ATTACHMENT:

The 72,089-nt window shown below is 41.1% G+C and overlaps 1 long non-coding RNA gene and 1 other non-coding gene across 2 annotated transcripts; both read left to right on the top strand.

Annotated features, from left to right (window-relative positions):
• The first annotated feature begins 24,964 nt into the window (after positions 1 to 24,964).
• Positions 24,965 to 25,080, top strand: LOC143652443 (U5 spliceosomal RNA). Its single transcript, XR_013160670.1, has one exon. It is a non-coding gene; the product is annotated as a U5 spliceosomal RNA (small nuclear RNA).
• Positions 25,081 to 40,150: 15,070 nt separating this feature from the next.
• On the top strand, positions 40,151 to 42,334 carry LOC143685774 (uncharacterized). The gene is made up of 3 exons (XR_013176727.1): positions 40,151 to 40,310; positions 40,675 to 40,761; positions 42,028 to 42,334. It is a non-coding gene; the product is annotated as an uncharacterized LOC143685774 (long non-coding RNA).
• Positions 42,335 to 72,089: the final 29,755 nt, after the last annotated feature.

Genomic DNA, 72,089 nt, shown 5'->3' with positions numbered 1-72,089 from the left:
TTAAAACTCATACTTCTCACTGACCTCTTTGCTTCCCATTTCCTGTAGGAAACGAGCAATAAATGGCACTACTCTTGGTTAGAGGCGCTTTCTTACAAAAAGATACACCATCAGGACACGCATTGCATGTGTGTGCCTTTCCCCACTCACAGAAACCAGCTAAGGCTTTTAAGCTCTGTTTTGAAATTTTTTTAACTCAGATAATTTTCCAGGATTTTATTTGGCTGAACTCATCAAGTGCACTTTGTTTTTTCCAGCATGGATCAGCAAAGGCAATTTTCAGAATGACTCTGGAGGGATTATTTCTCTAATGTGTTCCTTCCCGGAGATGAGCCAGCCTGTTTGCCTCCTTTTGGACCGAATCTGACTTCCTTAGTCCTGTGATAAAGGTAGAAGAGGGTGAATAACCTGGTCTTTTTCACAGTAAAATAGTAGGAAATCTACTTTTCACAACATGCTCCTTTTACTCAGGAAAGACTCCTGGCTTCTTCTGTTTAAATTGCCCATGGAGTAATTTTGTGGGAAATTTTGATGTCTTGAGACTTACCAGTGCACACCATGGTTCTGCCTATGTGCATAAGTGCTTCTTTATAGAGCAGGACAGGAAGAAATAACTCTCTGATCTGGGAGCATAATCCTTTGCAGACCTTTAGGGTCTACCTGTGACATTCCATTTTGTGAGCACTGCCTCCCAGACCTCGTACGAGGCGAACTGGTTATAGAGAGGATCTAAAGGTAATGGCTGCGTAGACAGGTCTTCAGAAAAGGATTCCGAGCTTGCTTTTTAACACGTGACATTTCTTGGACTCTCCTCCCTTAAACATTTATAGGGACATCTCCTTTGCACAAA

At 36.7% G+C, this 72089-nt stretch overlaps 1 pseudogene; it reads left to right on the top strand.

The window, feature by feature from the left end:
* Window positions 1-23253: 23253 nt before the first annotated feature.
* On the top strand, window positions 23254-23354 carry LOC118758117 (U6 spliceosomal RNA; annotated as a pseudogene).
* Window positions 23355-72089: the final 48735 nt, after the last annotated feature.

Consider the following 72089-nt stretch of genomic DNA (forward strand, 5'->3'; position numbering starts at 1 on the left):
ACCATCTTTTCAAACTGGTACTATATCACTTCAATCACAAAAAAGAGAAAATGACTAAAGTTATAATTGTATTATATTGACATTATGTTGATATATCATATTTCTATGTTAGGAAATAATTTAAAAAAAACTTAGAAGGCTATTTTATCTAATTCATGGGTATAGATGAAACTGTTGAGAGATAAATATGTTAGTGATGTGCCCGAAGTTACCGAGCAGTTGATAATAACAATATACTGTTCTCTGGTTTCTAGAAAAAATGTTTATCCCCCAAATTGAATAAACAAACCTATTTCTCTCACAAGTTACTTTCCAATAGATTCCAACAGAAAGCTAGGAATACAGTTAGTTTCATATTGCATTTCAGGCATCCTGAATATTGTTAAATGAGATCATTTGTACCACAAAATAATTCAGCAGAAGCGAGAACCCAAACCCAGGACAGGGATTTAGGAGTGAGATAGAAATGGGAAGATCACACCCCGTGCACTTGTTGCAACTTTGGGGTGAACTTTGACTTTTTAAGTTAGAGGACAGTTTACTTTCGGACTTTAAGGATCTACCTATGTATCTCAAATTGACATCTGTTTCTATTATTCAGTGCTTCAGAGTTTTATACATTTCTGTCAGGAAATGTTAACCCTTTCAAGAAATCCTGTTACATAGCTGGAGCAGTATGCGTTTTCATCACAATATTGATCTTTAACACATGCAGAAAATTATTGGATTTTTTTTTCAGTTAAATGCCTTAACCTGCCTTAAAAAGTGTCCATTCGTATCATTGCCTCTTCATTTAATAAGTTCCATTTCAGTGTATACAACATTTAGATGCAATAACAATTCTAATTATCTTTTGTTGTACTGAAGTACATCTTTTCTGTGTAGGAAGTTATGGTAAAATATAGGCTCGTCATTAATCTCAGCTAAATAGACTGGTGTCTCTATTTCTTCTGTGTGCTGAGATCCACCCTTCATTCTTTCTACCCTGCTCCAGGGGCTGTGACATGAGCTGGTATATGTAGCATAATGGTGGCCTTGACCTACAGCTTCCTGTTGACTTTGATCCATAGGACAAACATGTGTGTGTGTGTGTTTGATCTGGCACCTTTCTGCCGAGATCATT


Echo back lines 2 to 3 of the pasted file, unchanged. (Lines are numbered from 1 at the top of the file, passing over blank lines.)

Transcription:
Annotated features, from left to right (window-relative positions):
• The first annotated feature begins 24,964 nt into the window (after positions 1 to 24,964).